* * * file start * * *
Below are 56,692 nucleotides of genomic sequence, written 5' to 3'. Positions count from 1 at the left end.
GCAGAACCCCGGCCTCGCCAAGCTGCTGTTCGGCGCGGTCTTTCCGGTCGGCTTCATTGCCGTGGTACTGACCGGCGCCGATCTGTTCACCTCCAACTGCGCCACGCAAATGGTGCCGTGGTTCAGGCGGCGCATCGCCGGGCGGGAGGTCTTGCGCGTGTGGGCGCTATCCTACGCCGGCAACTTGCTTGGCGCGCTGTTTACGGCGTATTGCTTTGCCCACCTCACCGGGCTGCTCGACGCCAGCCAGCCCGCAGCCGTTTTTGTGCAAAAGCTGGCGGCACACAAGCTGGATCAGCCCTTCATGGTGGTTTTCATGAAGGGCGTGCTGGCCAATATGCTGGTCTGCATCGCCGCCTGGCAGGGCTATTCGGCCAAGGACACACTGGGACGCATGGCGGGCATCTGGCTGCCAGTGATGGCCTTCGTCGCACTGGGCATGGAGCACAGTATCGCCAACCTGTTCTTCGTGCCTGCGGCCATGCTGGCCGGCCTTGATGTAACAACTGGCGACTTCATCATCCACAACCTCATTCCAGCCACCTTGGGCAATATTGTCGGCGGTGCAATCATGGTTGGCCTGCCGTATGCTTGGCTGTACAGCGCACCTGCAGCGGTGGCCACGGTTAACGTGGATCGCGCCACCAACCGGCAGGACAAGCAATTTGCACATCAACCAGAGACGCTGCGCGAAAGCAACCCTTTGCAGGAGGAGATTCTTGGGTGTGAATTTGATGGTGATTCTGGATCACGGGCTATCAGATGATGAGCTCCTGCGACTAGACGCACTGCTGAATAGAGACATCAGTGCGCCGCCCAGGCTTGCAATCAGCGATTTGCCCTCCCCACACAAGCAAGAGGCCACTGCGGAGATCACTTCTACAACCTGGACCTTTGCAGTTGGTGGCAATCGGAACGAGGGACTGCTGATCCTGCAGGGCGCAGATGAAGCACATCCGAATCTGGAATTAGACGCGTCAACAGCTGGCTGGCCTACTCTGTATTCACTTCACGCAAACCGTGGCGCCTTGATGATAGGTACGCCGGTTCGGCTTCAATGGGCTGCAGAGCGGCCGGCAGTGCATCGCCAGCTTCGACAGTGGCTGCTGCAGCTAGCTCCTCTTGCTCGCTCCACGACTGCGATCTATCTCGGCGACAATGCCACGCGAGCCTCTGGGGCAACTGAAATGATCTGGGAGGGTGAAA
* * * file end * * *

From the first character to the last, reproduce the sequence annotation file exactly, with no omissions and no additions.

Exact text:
Below are 56,692 nucleotides of genomic sequence, written 5' to 3'. Positions count from 1 at the left end.
GCAGAACCCCGGCCTCGCCAAGCTGCTGTTCGGCGCGGTCTTTCCGGTCGGCTTCATTGCCGTGGTACTGACCGGCGCCGATCTGTTCACCTCCAACTGCGCCACGCAAATGGTGCCGTGGTTCAGGCGGCGCATCGCCGGGCGGGAGGTCTTGCGCGTGTGGGCGCTATCCTACGCCGGCAACTTGCTTGGCGCGCTGTTTACGGCGTATTGCTTTGCCCACCTCACCGGGCTGCTCGACGCCAGCCAGCCCGCAGCCGTTTTTGTGCAAAAGCTGGCGGCACACAAGCTGGATCAGCCCTTCATGGTGGTTTTCATGAAGGGCGTGCTGGCCAATATGCTGGTCTGCATCGCCGCCTGGCAGGGCTATTCGGCCAAGGACACACTGGGACGCATGGCGGGCATCTGGCTGCCAGTGATGGCCTTCGTCGCACTGGGCATGGAGCACAGTATCGCCAACCTGTTCTTCGTGCCTGCGGCCATGCTGGCCGGCCTTGATGTAACAACTGGCGACTTCATCATCCACAACCTCATTCCAGCCACCTTGGGCAATATTGTCGGCGGTGCAATCATGGTTGGCCTGCCGTATGCTTGGCTGTACAGCGCACCTGCAGCGGTGGCCACGGTTAACGTGGATCGCGCCACCAACCGGCAGGACAAGCAATTTGCACATCAACCAGAGACGCTGCGCGAAAGCAACCCTTTGCAGGAGGAGATTCTTGGGTGTGAATTTGATGGTGATTCTGGATCACGGGCTATCAGATGATGAGCTCCTGCGACTAGACGCACTGCTGAATAGAGACATCAGTGCGCCGCCCAGGCTTGCAATCAGCGATTTGCCCTCCCCACACAAGCAAGAGGCCACTGCGGAGATCACTTCTACAACCTGGACCTTTGCAGTTGGTGGCAATCGGAACGAGGGACTGCTGATCCTGCAGGGCGCAGATGAAGCACATCCGAATCTGGAATTAGACGCGTCAACAGCTGGCTGGCCTACTCTGTATTCACTTCACGCAAACCGTGGCGCCTTGATGATAGGTACGCCGGTTCGGCTTCAATGGGCTGCAGAGCGGCCGGCAGTGCATCGCCAGCTTCGACAGTGGCTGCTGCAGCTAGCTCCTCTTGCTCGCTCCACGACTGCGATCTATCTCGGCGACAATGCCACGCGAGCCTCTGGGGCAACTGAAATGATCTGGGAGGGTGAAA